Pileated Woodpecker, by Rosi Jansen (photo by Rosi Jansen)
- Last Updated: May 25, 2020
Since the extinction of the Ivory-billed Woodpecker, the Pileated Woodpecker is now the largest woodpecker in North America. About the size of a crow (17”), Pileated woodpeckers are easy to spot with their red heads and the males also have a red mustache. They often announce their presence with a loud vocal call and can be attracted to suet feeders.
Decaying trees are an important food source for Pileated woodpeckers and you’ll know when one has been pecking at a decaying tree by the large rectangle-shaped holes this woodpecker makes. If you have the chance to watch these handsome woodpeckers at work on a tree trunk, stand back or you might get hit with large chunks of wood flying left and right. Pileated woodpeckers live in mature forests, mixed woods and also utilize other habitats where large decaying trees are present. Unless a decaying tree presents a hazard to life or property, it is best to leave these trees standing because they provide important food sources and nesting sites for woodpeckers and other birds and wildlife. Pileated woodpeckers nest in holes and begin their nesting season earlier than most songbirds.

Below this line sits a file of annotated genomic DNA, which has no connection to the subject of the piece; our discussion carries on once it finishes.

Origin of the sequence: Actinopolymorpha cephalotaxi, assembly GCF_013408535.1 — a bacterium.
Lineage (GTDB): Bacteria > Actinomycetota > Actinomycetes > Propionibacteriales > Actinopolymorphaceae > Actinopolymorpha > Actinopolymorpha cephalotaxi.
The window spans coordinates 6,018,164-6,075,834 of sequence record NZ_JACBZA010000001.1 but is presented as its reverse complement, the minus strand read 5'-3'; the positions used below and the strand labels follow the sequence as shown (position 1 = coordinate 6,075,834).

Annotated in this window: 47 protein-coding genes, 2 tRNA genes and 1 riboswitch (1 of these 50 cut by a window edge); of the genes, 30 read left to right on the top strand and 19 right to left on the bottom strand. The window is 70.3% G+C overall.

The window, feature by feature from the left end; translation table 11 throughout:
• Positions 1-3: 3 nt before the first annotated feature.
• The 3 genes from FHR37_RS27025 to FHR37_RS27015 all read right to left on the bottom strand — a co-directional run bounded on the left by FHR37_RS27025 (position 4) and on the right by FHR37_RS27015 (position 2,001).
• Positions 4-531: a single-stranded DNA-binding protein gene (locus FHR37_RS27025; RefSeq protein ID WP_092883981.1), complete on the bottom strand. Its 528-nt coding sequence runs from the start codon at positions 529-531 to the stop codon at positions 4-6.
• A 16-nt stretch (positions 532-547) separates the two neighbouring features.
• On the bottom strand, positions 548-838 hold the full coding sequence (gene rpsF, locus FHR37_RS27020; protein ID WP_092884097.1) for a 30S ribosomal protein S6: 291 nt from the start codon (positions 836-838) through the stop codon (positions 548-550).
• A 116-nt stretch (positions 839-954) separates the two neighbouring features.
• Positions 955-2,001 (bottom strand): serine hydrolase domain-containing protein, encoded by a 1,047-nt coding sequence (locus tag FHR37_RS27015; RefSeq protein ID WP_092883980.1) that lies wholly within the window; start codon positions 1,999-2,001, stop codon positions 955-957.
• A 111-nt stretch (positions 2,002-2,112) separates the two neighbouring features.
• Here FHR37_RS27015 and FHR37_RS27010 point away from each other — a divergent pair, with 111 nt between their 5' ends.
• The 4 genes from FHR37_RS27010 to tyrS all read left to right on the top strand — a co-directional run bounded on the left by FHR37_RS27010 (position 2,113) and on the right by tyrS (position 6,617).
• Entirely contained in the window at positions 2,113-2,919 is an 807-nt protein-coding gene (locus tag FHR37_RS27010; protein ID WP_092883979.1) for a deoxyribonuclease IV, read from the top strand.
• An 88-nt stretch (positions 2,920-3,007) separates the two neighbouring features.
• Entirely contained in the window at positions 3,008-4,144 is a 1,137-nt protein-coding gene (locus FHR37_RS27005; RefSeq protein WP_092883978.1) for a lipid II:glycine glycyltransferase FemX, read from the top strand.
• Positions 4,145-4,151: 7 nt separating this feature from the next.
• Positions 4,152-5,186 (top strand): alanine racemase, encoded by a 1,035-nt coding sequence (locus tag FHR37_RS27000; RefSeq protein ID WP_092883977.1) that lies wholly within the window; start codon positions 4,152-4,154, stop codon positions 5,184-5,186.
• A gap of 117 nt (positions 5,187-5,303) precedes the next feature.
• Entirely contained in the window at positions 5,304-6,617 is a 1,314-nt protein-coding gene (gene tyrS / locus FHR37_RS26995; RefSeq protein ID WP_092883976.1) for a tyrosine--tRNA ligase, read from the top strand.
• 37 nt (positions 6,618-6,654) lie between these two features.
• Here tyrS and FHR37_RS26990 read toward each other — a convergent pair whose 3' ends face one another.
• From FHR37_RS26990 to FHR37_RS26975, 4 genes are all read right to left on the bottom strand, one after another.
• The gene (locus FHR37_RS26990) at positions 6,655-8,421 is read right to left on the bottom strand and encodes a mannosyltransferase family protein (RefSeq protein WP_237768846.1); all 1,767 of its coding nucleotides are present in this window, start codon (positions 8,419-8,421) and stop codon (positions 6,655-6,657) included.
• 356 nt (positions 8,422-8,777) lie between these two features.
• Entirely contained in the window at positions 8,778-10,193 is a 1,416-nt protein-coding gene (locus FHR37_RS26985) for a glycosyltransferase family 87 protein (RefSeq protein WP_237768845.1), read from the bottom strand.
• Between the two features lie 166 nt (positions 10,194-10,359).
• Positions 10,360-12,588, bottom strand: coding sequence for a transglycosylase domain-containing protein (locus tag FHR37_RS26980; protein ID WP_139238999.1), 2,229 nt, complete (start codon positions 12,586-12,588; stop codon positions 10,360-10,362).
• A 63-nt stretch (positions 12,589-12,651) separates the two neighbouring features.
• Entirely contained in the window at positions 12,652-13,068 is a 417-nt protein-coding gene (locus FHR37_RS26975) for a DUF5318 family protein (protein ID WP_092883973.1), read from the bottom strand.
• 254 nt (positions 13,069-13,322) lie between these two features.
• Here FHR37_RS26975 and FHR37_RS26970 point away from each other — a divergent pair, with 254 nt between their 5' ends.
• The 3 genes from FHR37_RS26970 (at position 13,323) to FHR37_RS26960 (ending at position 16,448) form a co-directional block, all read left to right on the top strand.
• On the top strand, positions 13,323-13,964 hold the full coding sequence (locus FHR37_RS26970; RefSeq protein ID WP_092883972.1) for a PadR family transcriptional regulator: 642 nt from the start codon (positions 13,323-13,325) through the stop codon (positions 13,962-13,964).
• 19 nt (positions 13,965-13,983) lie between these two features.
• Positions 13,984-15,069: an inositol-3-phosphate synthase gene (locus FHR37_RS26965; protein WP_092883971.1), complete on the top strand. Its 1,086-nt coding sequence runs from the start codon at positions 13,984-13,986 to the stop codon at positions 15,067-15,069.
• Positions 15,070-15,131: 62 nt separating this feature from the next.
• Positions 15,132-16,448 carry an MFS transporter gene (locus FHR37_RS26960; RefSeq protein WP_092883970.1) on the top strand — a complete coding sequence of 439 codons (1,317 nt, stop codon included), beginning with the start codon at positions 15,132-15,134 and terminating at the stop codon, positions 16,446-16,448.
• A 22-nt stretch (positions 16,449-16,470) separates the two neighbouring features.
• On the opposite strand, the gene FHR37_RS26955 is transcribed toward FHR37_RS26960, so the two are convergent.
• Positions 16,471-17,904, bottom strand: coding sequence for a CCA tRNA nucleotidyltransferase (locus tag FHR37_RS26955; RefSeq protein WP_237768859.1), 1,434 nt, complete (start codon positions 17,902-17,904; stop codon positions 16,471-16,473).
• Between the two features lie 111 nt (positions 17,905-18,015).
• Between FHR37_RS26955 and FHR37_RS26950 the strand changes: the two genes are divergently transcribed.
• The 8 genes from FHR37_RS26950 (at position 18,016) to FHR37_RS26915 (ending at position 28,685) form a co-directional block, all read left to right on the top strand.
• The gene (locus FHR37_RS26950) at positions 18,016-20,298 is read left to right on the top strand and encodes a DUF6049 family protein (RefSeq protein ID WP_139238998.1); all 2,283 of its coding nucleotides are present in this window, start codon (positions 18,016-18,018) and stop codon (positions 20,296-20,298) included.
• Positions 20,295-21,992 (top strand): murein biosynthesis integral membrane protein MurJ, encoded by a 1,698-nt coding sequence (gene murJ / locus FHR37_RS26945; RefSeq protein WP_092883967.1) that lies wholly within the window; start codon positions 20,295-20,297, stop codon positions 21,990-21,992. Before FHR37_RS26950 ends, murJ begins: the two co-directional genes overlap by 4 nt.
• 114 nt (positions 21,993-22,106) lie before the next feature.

We can help to protect birds by delaying tree trimming and major yard work until the fall when nesting is completed and young birds have fledged. Enjoy them while they’re nesting and watch the young, who always make us smile!